There were no fixed or interaction effects for the study level moderators of sucrose concentration or number of repetitions of sucrose solutions across any of the anthropometric measure (Table S7, S8 in supplementary materials). However, country and continent of data collection significantly improved model fit with significant main effects for BMI, FFM and WC but not BF% (Table S9, S10 in supplementary materials). There were no interaction effects for any of the study level moderators.


This paper investigated differences between sweet-liking phenotypes on four anthropometric measures: BMI, BF%, FFM, and WC and aimed to identify potential moderators. Our findings revealed significant main effects of phenotype on BMI and FFM and interaction effects for BF% and WC. For BMI, our findings align with the general view accepted in the popular media that a higher BMI is associated with an increased liking for sweet tastes e.g., [29,30,31,32,33], although in most studies this trend does reach significance [50, 78]: we found that extreme sweet-likers had the highest BMI, although this was only statistically significantly different from moderate sweet-likers. However, it is important to recognise that high sugar intake is considered more detrimental than beneficial for health [34] and here we are discussing the link between high liking for sweet tastes and an unhealthier body size, where the evidence supporting this widespread belief is more mixed [50]. Most interestingly, however, the higher BMI often attributed to people with increased liking for sweet tastes may be due to larger FFM not body fat: here, extreme sweet-likers had significantly greater FFM than sweet-dislikers and moderate sweet-likers.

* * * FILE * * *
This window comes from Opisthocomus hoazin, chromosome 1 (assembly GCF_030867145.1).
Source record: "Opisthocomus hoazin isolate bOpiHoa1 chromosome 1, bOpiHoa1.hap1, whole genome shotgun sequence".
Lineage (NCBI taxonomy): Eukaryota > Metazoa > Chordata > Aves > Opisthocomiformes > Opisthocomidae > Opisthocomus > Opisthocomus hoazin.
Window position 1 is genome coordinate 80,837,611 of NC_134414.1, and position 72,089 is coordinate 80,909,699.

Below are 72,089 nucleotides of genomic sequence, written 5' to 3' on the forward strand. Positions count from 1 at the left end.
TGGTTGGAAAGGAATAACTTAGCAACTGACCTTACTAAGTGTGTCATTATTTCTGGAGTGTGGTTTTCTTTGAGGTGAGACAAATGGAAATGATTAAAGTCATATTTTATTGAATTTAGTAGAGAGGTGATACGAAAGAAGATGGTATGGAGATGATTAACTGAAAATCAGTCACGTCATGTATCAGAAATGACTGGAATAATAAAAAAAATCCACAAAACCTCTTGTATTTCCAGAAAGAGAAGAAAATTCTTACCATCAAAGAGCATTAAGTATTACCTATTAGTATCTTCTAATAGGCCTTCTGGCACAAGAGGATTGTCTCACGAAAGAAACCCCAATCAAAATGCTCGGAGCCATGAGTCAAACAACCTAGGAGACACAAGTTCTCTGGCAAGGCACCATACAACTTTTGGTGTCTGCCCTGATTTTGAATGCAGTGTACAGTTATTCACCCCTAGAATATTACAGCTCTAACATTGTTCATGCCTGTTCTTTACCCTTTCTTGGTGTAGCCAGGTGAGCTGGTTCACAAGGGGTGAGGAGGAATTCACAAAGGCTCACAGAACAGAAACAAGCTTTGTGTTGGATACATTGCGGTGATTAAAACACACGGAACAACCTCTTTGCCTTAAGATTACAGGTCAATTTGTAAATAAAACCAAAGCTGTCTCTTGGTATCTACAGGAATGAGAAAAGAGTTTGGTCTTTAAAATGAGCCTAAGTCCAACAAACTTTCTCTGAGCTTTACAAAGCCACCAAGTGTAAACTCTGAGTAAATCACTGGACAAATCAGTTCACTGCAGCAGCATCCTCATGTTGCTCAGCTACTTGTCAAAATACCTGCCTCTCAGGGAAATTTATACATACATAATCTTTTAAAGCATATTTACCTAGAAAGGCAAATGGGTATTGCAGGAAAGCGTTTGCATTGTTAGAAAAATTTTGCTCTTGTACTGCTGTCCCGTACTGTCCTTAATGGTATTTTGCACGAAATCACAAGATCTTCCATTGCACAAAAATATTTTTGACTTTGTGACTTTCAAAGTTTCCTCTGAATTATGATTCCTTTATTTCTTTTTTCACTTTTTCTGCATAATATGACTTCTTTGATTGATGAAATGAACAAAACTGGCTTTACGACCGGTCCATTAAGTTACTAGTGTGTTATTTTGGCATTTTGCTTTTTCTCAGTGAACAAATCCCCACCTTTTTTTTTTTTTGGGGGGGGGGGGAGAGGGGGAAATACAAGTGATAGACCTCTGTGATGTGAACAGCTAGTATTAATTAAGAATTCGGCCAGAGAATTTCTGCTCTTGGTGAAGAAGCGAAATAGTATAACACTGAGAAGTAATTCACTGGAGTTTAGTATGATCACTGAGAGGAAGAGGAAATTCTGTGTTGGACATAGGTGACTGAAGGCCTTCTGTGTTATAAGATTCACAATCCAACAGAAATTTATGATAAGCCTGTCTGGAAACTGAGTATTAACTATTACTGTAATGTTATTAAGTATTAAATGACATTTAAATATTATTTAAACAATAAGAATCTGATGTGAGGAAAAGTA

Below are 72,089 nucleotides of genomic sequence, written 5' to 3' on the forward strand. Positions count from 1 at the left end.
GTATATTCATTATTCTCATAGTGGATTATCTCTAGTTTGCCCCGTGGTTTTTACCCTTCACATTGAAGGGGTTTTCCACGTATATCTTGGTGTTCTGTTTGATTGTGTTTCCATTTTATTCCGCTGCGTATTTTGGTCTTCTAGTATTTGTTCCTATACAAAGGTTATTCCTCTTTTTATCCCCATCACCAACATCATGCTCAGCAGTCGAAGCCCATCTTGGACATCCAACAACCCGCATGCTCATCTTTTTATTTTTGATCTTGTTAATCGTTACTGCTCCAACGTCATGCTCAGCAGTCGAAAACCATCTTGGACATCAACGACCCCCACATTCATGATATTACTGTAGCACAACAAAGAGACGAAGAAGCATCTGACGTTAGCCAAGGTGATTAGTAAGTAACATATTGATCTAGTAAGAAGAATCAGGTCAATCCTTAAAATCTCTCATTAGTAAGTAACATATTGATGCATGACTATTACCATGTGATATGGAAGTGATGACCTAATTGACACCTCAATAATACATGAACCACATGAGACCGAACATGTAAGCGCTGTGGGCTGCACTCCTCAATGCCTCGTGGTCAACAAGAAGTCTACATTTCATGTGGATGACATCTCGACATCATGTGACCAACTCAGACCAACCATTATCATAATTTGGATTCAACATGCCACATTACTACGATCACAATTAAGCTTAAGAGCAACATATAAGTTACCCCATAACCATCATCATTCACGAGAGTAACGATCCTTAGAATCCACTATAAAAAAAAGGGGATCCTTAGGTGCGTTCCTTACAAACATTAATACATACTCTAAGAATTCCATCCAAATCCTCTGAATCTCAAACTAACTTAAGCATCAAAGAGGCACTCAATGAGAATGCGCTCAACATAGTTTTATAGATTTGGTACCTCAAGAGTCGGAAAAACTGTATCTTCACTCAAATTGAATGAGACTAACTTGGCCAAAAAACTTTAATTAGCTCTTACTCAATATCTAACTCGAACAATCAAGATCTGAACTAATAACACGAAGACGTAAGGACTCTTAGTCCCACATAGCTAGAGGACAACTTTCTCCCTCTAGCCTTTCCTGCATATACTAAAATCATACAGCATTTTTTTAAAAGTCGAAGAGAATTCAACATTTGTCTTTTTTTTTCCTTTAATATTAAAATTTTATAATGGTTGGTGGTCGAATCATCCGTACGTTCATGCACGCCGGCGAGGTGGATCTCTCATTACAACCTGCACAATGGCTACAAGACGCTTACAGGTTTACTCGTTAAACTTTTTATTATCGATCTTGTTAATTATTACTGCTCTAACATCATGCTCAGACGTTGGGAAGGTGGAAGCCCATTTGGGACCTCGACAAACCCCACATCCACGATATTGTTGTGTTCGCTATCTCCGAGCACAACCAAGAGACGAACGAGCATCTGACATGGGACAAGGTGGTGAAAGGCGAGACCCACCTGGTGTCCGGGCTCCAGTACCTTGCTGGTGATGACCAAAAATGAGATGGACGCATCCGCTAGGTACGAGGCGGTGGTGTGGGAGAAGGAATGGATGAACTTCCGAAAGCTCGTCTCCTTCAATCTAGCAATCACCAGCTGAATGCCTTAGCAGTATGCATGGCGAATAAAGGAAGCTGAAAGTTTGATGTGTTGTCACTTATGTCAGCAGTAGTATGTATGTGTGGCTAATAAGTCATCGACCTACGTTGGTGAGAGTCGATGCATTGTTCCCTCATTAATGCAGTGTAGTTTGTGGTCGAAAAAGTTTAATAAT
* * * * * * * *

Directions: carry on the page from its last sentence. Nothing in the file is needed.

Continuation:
Overall, these findings support those of Iatridi et al.’s [49] and align with well-established evidence indicating a positive association between FFM and energy requirements [79, 80], where efferent signals from the body’s energy reserves (e.g., adipose tissue) and metabolically demanding tissues and organs (e.g., FFM) integrate centrally with afferent signals from the sensory properties of taste stimuli contributing to the final hedonic response e.g., [81, 82]. This reinforces the long-standing idea that the expression of sweet liking may partly reflect homoeostatic energy needs e.g., [43, 83,84,85]. However, caution must be taken when generalising these findings as the FFM data is from the same research group in young (18–35 years) westernised populations (UK and USA).